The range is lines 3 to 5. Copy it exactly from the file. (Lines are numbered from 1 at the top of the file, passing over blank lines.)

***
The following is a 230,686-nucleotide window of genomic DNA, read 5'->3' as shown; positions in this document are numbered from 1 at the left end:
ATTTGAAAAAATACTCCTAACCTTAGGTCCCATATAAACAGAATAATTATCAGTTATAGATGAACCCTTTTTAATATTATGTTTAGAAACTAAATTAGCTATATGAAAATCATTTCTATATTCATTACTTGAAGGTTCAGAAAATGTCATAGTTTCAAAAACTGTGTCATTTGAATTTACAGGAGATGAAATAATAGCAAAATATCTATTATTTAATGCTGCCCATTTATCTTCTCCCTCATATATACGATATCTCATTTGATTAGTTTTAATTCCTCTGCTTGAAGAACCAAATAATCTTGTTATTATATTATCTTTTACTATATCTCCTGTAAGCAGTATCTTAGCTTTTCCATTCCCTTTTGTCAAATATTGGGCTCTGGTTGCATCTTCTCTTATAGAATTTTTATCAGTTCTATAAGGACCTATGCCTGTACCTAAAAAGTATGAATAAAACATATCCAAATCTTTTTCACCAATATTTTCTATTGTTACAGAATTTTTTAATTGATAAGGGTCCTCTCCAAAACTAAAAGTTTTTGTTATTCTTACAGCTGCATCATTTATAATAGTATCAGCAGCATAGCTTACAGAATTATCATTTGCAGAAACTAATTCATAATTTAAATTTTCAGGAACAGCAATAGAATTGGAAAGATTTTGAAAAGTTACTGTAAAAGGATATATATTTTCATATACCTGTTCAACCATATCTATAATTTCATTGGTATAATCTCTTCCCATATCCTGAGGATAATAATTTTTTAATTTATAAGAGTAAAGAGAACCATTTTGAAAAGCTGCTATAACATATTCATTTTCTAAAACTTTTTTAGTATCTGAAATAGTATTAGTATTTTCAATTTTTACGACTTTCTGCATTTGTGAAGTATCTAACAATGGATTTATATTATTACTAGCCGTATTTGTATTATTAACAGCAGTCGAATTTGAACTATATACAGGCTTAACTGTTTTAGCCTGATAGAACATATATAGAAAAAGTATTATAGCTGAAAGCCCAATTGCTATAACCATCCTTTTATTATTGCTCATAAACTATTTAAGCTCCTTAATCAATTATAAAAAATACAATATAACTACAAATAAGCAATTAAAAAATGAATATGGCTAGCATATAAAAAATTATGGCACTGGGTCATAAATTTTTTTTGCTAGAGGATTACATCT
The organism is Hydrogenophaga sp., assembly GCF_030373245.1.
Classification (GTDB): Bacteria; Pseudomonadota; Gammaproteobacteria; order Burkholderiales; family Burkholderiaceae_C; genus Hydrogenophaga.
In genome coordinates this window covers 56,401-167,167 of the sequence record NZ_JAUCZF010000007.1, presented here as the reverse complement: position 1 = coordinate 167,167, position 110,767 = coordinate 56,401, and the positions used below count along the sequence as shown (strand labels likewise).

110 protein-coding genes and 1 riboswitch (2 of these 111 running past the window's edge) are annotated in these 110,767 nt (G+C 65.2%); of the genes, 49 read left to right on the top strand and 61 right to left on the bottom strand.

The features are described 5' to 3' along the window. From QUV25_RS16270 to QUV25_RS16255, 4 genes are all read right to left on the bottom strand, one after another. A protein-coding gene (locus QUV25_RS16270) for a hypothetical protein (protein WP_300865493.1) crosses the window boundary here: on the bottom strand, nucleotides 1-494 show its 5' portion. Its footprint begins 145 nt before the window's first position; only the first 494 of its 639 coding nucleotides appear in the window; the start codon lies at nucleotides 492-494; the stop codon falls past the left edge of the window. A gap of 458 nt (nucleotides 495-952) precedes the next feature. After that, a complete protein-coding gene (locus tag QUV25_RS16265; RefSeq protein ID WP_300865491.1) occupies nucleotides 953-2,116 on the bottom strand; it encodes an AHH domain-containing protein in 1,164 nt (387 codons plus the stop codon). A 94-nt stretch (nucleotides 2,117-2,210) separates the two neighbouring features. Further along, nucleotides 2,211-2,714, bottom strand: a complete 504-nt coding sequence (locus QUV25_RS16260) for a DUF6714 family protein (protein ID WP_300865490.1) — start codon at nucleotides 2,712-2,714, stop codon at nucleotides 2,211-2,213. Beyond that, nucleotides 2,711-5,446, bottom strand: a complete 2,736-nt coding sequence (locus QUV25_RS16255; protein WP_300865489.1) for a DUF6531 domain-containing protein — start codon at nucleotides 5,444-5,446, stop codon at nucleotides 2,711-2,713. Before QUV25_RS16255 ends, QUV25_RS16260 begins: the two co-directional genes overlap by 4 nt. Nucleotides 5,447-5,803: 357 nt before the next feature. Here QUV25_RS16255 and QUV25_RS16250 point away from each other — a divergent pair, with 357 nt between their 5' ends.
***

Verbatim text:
The organism is Hydrogenophaga sp., assembly GCF_030373245.1.
Classification (GTDB): Bacteria; Pseudomonadota; Gammaproteobacteria; order Burkholderiales; family Burkholderiaceae_C; genus Hydrogenophaga.
In genome coordinates this window covers 56,401-167,167 of the sequence record NZ_JAUCZF010000007.1, presented here as the reverse complement: position 1 = coordinate 167,167, position 110,767 = coordinate 56,401, and the positions used below count along the sequence as shown (strand labels likewise).